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    X-overs and power...

    Just wondering how is the final ohm load determined in a passive x-over system? Can drivers with different ohm rating be placed in the same x-over system? Also, how is the power distributed? Thanks for any help, I'm kinda new to home audio and trying to build a sound system for my pc (music, games, dvd's)







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    Re: X-overs and power...

    depending on how you wire it ( you'll probably do parallel..much easier and simpler) you can bank on just averaging the impedances. however, there are impedance spikes so you will either want to utilize a strong impedance eq network or you can put in an l-pad. on my most recent project, i used an l-pad with 6 db of attenuation. i'd ask jim about it cause he helped explain it to me.




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    Re: X-overs and power...

    I have no clue what a lot of that it. Time to get to some reading




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    Re: X-overs and power...

    Just wondering how is the final ohm load determined in a passive x-over system?

    If you use a 8 ohm (nominal) tweeter, midrange, woofer {etc} in a loudspeaker
    design that uses passive crossovers, then as far as you are concerned
    {or the amplifier}, the nominal impedance of your speaker can be considered
    8 ohms nominal.

    Can drivers with different ohm rating be placed in the same x-over system?

    yes, but the frequency of the crossover point changes. To keep the same
    crossover frequency you have to redo the calculation for your passive crossover
    or accept the different frequency if you keep the same crossover parts.

    Also, how is the power distributed?
    Each driver will draw a certain amount of power, tweeters being least, woofers
    being the most power hungry. The crossover can introduce some power loss
    as it may be hungry too. /depends

    Thanks for any help, I'm kinda new to home audio and trying to build a sound system for my pc (music, games, dvd's)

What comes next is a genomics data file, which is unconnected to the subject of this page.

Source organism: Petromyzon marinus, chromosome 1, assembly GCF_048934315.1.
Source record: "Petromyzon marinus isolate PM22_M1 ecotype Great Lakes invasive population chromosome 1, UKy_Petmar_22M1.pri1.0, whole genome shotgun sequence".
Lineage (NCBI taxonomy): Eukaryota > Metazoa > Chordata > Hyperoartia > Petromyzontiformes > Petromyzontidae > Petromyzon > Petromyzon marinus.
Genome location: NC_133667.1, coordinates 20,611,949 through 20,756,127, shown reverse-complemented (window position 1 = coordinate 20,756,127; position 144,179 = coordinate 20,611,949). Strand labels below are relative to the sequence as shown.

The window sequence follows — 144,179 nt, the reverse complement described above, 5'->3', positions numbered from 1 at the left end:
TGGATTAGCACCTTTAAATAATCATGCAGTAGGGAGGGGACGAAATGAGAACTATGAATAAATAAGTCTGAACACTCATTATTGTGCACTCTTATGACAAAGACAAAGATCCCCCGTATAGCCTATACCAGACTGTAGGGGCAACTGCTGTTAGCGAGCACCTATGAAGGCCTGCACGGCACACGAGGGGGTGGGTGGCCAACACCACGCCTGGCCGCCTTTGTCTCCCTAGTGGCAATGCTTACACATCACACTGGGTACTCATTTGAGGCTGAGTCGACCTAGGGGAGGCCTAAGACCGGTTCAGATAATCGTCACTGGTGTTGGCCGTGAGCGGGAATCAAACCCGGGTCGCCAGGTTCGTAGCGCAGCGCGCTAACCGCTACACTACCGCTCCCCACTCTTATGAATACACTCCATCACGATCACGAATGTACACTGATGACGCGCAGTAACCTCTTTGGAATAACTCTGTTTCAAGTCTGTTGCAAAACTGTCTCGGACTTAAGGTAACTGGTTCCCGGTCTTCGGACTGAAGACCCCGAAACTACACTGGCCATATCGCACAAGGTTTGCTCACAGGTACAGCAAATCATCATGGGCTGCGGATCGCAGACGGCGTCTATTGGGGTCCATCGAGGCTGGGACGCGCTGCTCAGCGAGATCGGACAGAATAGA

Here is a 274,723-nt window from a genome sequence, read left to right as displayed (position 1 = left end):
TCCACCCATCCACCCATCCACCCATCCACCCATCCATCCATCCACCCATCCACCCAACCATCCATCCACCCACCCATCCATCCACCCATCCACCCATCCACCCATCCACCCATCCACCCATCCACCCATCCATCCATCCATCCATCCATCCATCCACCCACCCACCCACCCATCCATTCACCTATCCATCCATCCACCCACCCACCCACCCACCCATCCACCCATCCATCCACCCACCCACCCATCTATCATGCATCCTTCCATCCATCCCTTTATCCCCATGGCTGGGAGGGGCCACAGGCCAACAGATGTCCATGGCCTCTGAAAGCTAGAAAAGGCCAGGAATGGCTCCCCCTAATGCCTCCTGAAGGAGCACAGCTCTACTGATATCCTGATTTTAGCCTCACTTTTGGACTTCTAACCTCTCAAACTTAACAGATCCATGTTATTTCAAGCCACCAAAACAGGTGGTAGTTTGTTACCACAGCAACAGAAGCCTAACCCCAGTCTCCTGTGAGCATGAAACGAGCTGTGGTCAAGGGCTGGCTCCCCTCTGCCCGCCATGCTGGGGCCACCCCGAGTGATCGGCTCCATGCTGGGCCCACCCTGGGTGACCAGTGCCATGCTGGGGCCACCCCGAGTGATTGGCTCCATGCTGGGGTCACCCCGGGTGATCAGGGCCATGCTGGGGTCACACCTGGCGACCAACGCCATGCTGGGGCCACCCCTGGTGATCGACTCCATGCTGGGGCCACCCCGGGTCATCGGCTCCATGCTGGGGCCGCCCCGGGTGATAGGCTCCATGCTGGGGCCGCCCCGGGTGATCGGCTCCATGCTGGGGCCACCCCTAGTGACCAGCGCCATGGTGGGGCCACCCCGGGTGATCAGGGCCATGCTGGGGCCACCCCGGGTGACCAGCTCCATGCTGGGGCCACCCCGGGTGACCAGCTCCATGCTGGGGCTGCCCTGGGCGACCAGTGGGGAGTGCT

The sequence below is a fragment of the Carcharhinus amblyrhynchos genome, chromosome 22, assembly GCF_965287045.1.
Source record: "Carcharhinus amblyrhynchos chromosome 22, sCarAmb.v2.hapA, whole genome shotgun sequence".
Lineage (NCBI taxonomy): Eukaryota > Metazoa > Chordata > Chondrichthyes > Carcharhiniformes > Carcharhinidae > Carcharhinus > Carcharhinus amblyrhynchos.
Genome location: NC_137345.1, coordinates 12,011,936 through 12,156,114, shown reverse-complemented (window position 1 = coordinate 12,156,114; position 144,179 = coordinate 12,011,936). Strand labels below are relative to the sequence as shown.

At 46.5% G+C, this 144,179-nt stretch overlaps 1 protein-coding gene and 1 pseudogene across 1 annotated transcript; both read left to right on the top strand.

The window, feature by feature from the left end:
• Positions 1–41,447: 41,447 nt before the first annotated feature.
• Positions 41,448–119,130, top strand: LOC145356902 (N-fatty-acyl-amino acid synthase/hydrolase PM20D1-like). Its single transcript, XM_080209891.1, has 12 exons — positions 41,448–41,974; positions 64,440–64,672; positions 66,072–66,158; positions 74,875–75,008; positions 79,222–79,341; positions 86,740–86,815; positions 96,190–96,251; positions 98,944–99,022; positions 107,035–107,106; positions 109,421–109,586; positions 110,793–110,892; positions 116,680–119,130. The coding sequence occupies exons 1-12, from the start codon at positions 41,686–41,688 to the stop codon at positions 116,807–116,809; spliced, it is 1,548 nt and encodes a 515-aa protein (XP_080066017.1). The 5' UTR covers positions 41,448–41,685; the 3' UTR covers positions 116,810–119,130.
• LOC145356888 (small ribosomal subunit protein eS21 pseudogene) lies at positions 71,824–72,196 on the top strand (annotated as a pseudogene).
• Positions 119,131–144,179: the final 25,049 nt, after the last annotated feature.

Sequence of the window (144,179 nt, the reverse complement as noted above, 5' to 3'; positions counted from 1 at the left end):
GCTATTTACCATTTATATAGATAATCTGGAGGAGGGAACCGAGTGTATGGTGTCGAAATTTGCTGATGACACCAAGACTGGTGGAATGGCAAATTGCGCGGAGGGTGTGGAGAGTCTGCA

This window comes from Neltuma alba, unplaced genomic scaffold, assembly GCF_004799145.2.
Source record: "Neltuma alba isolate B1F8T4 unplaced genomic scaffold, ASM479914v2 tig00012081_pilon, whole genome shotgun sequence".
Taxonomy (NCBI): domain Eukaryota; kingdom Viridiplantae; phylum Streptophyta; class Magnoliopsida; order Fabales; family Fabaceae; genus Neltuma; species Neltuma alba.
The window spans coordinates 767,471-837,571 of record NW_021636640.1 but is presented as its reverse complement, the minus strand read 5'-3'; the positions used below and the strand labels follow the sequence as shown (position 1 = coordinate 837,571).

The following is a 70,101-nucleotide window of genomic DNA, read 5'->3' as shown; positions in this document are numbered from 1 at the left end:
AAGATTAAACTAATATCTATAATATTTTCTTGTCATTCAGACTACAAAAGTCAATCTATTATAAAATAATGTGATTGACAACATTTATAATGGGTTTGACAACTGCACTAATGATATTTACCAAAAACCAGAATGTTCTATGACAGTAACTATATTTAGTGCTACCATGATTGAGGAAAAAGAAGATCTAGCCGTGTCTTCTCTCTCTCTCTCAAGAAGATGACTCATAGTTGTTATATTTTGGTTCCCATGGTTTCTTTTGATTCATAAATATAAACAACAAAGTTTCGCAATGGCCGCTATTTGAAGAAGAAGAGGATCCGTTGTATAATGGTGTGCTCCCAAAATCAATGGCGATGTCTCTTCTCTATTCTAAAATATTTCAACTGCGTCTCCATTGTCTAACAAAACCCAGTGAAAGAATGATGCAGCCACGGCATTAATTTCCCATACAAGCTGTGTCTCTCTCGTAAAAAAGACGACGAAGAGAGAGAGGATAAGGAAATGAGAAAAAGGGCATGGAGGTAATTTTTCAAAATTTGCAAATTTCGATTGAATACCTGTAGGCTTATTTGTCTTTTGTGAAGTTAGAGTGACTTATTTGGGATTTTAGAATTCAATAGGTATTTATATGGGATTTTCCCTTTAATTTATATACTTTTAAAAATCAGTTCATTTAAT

Generic response: Build some speakers already engineered, there are plenty of
    DIY kits or plans on the web.




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    Re: X-overs and power...

    Quote Originally Posted by thylantyr
    Each driver will draw a certain amount of power, tweeters being least, woofers
    being the most power hungry. The crossover can introduce some power loss
    as it may be hungry too. /depends
    .
    So is there some sort of formula for figuring out how much goes where? Or is it crossover dependent?




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    Re: X-overs and power...

    Quote Originally Posted by HeatSeeker
    So is there some sort of formula for figuring out how much goes where? Or is it crossover dependent?
    think of it like a skinny person sitting around with a bunch of fat people. someone throws in a bucket of KFC. fat people rush in a take up most of the chicken while the skinny person takes a lil, or what is left over. something the weight of a 1" square of wax paper does not need alot of power to drive it. large woofers eat amplifier power and this is also why you have powered subwoofers so that you don't rob the main amp of it's duties. another related topic is the classes of amplifiers. you have classes a, b, ab, d, g, h i believe. a is the most inneficeient (spelling?) b is the most effieicnt, a has best sq, b has worst so people use ab for the benefits of both (i have no energy to go in depth of all of the classes so that'll do for right now). most tube amplifiers use class a technology as they provide the cleanest and unadulturated sound, but at the cost of power. a good rule of thumb for class a amps that i have taken up is that for each watt of output, the amp has already lost 4-5 watts in thermal losses (heat).




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    Re: X-overs and power...

    Ah okay, thanks for clearing that up. I always wondered how xovers kept the tweet from getting the same power as a woofer and popping. Thanks!




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    Re: X-overs and power...

    you have classes a, b, ab, d, g, h i believe. a is the most inneficeient (spelling?) b is the most effieicnt, a has best sq, b has worst so people use ab for the benefits of both (i have no energy to go in depth of all of the classes so that'll do for right now).
    Class C is actually the worst...but it's never used outside of RF applications.

    Although that really didn't have anything to do with the original thread topic...




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    Re: X-overs and power...

    think of it like a skinny person sitting around with a bunch of fat people. someone throws in a bucket of KFC. fat people rush in a take up most of the chicken while the skinny person takes a lil, or what is left over.

    hahahahaha that is the most ridiculous comparison ive ever heard...and the funniest!




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    Re: X-overs and power...

    Quote Originally Posted by Jack Frost
    Class C is actually the worst...but it's never used outside of RF applications.

    Although that really didn't have anything to do with the original thread topic...
    are you testing my gangsta?


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